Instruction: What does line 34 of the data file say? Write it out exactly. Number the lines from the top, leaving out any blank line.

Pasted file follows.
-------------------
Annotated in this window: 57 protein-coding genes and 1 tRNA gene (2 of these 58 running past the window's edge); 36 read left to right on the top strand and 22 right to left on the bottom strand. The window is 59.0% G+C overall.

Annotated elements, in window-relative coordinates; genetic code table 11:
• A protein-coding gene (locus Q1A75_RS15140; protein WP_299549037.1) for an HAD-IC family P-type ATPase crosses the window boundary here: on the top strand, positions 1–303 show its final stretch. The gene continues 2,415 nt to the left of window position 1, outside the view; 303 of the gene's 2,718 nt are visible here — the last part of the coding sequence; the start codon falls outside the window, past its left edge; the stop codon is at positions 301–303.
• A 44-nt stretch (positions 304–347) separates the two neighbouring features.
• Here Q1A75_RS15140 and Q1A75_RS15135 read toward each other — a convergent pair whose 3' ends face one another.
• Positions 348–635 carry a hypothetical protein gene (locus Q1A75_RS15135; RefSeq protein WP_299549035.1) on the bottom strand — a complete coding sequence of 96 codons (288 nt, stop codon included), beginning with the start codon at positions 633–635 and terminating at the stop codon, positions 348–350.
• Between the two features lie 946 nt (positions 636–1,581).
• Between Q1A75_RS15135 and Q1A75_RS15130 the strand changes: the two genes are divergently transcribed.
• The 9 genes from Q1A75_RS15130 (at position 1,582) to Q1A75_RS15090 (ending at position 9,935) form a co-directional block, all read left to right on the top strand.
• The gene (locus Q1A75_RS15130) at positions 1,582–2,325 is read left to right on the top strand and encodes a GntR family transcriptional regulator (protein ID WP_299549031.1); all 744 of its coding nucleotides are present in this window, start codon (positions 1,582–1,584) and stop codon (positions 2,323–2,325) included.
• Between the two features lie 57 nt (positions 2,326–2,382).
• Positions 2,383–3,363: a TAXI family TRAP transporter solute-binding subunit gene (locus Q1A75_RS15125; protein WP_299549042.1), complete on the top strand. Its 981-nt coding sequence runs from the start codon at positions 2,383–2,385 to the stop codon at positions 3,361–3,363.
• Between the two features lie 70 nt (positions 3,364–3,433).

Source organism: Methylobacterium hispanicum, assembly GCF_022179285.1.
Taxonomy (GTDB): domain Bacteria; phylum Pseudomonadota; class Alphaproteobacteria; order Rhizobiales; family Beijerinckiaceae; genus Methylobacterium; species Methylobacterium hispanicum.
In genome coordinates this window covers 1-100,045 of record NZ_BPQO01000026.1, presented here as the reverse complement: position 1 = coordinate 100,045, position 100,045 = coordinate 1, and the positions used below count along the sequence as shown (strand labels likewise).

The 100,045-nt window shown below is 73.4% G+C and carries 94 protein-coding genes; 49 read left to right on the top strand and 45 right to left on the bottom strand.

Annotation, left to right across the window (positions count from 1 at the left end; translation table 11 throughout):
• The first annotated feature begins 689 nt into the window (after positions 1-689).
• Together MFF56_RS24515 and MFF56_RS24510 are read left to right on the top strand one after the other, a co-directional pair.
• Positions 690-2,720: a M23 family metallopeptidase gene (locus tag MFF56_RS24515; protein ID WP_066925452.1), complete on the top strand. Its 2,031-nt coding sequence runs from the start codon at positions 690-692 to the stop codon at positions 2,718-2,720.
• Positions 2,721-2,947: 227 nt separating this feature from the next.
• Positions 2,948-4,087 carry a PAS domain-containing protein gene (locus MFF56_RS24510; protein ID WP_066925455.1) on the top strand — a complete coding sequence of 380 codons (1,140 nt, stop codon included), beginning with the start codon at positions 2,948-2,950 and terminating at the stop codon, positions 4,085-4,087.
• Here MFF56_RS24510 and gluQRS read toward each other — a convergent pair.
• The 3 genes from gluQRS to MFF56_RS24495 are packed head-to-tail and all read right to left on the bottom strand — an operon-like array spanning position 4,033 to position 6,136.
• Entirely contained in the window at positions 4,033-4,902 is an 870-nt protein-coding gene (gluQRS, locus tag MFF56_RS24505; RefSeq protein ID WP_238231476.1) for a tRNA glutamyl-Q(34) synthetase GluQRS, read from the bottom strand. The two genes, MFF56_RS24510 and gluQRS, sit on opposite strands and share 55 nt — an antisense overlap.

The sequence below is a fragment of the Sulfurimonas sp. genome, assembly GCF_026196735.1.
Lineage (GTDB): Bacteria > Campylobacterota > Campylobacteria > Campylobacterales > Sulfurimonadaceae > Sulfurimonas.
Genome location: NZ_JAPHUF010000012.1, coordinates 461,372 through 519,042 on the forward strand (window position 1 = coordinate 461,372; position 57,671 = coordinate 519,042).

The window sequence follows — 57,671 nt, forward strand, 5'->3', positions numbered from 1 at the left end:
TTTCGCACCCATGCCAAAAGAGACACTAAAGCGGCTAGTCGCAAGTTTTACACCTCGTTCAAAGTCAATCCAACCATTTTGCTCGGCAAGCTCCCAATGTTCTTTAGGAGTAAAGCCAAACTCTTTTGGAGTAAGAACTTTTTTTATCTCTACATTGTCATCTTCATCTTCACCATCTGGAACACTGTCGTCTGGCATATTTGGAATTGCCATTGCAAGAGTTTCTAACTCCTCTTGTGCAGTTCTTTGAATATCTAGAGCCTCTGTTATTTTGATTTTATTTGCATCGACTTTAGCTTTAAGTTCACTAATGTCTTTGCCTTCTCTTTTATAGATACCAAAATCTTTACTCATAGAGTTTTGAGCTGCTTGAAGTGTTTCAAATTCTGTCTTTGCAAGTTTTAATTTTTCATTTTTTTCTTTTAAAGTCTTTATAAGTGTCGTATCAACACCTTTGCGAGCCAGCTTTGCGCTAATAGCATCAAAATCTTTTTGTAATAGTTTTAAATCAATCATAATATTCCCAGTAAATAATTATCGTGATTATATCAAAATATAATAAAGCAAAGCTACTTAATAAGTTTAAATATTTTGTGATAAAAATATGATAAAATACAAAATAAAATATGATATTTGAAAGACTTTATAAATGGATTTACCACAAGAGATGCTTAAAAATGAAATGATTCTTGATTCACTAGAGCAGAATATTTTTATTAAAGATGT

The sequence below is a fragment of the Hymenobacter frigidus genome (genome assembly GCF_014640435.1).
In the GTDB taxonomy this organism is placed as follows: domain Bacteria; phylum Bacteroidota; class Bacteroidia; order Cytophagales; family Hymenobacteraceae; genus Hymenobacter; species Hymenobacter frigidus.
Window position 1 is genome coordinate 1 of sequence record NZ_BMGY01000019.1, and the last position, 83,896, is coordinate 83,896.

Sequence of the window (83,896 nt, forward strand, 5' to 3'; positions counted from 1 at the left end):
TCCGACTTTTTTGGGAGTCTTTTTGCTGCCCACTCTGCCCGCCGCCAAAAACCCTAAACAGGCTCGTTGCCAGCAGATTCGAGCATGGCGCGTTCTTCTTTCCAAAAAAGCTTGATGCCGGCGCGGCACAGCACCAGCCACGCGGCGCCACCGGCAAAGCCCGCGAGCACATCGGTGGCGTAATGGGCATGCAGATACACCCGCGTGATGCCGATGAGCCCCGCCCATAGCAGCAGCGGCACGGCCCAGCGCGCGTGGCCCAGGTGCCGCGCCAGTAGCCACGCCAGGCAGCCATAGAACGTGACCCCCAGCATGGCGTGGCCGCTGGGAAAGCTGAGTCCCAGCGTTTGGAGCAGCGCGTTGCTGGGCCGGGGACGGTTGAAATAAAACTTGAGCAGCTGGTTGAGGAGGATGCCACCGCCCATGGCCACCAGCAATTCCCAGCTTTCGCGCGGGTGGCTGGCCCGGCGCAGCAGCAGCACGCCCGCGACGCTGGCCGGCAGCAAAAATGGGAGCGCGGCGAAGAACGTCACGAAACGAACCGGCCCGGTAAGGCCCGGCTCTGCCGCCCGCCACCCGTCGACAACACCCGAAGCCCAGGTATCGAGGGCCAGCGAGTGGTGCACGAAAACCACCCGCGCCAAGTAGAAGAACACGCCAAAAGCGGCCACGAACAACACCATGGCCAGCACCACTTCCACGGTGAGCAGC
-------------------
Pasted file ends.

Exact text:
Window position 1 is genome coordinate 1 of sequence record NZ_BMGY01000019.1, and the last position, 83,896, is coordinate 83,896.